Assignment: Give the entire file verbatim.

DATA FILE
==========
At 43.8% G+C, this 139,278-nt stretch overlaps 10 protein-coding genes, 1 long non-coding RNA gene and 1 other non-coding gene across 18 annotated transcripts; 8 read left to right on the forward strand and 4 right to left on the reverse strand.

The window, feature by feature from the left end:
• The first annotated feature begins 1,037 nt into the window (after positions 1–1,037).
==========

At 43.8% G+C, this 139,278-nt stretch overlaps 10 protein-coding genes, 1 long non-coding RNA gene and 1 other non-coding gene across 18 annotated transcripts; 8 read left to right on the forward strand and 4 right to left on the reverse strand.

The window, feature by feature from the left end:
• The first annotated feature begins 1,037 nt into the window (after positions 1–1,037).